Neck pain may result from abnormalities in the soft tissues—the muscles, ligaments, and nerves—as well as in bones and joints of the spine. The most common causes of neck pain are soft-tissue abnormalities due to injury or prolonged wear and tear. In rare instances, infection or tumors may cause neck pain. In some people, neck problems may be the source of pain in the upper back, shoulders, or arms.
Rheumatoid arthritis can destroy joints in the neck and cause severe stiffness and pain. Rheumatoid arthritis typically occurs in the upper neck area.
Cervical Disk Degeneration (Spondylosis)
The disk acts as a shock absorber between the bones in the neck. In cervical disk degeneration (which typically occurs in people age 40 years and older), the normal gelatin-like center of the disk degenerates and the space between the vertebrae narrows. As the disk space narrows, added stress is applied to the joints of the spine causing further wear and degenerative disease. The cervical disk may also protrude and put pressure on the spinal cord or nerve roots when the rim of the disk weakens. This is known as a herniated cervical disk.
Because the neck is so flexible and because it supports the head, it is extremely vulnerable to injury. Motor vehicle or diving accidents, contact sports, and falls may result in neck injury. The regular use of safety belts in motor vehicles can help to prevent or minimize neck injury. A "rear end" automobile collision may result in hyperextension, a backward motion of the neck beyond normal limits, or hyperflexion, a forward motion of the neck beyond normal limits. The most common neck injuries involve the soft tissues: the muscles and ligaments. Severe neck injuries with a fracture or dislocation of the neck may damage the spinal cord and cause paralysis.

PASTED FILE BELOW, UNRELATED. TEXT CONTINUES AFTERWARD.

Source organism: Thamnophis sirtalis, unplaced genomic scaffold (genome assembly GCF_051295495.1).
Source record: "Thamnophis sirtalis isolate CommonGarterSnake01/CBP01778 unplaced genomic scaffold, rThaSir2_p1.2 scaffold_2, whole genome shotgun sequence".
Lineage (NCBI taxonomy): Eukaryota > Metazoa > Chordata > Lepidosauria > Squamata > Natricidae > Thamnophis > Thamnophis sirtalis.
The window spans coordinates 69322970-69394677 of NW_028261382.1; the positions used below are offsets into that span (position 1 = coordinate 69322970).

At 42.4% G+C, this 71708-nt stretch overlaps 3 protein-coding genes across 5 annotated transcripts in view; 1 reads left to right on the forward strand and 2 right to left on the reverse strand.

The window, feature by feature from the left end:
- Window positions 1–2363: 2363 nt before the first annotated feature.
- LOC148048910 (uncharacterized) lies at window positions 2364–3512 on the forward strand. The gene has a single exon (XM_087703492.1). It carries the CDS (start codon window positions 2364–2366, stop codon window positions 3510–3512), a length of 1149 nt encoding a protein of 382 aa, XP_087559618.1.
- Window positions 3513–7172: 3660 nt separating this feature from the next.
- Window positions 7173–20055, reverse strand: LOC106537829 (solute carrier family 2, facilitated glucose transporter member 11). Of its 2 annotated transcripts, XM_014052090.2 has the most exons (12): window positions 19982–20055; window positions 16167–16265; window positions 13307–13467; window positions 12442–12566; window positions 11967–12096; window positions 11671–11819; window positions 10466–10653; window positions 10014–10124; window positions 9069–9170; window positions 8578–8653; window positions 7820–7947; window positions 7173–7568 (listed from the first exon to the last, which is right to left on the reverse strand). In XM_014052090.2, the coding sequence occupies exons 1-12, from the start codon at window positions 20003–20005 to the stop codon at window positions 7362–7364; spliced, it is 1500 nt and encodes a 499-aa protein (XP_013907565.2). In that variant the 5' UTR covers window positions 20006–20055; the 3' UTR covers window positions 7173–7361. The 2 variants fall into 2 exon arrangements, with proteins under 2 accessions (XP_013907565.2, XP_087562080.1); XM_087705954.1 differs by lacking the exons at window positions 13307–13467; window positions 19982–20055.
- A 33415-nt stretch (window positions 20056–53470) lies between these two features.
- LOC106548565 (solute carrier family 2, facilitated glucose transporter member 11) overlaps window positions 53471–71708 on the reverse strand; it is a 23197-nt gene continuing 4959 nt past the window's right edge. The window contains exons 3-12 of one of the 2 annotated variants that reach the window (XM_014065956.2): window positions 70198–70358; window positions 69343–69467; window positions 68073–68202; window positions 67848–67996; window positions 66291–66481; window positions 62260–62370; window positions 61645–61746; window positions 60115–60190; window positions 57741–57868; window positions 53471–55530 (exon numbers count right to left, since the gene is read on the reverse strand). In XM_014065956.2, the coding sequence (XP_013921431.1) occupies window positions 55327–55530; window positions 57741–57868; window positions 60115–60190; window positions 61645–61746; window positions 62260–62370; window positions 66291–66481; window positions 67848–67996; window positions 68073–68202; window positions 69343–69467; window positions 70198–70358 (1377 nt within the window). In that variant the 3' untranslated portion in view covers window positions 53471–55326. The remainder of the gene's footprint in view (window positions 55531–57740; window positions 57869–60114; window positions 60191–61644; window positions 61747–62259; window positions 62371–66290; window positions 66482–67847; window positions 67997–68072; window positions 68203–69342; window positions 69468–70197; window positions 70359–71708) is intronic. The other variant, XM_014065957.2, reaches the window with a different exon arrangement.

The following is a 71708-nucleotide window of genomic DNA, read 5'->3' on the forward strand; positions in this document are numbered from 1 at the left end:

Less common causes of neck pain include tumors, infections, or congenital abnormalities of the vertebrae.
When Should You Seek Medical Care?
If severe neck pain occurs following an injury (motor vehicle accident, diving accident, or fall), a trained professional, such as a paramedic, should immobilize the patient to avoid the risk of further injury and possible paralysis. Medical care should be sought immediately.
Immediate medical care should also be sought when an injury causes pain in the neck that radiates down the arms and legs.
Radiating pain or numbness in your arms or legs causing weakness in the arms or legs without significant neck pain should also be evaluated.
If there has not been an injury, you should seek medical care when neck pain is:
- continuous and persistent
- accompanied by pain that radiates down the arms or legs
- accompanied by headaches, numbness, tingling, or weakness
Many patients seek orthopaedic care for neck pain because orthopaedists are specifically trained to diagnose, treat, and help prevent problems involving the muscles, bones, joints, ligaments, and tendons. Although some orthopaedists confine their practices to specific areas of the musculoskeletal system, most treat a wide variety of diseases, injuries, and other conditions, including neck pain.
A special Thank You to the American Academy of Orthopaedic Surgeons for the above article.